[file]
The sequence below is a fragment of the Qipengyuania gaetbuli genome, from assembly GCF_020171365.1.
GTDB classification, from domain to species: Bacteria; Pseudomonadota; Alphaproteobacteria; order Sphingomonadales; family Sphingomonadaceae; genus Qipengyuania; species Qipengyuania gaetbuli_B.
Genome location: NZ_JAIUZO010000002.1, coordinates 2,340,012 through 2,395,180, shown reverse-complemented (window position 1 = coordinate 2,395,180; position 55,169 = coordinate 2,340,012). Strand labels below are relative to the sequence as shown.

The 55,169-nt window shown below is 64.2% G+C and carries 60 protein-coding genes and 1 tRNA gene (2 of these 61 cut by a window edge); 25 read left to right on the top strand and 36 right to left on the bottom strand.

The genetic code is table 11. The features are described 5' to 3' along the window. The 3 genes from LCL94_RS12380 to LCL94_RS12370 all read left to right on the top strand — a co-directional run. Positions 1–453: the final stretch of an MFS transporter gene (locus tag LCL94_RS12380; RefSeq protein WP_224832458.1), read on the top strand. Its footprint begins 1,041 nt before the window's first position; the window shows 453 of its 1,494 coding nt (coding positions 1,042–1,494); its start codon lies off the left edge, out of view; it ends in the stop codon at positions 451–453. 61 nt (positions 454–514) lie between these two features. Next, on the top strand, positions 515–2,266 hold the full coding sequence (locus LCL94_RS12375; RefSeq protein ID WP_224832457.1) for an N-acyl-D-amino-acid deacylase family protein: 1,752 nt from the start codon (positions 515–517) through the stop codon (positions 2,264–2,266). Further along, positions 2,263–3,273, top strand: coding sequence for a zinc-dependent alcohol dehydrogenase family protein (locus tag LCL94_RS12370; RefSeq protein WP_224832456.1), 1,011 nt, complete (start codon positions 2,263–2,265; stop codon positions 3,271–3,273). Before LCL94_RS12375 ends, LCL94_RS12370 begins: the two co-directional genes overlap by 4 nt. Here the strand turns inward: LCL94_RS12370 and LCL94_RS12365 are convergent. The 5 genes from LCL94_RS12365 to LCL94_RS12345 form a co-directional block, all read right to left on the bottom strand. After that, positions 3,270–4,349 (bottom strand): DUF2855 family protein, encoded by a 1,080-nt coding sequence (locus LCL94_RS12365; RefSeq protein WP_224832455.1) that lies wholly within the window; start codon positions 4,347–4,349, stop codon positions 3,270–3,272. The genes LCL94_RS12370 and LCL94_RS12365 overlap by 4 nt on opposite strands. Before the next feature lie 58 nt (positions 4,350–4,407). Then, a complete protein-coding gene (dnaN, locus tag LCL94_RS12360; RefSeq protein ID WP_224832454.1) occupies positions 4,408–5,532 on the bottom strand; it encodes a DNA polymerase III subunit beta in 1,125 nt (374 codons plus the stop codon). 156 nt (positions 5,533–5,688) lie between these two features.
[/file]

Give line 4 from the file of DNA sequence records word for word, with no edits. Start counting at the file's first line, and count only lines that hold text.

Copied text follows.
The 55,169-nt window shown below is 64.2% G+C and carries 60 protein-coding genes and 1 tRNA gene (2 of these 61 cut by a window edge); 25 read left to right on the top strand and 36 right to left on the bottom strand.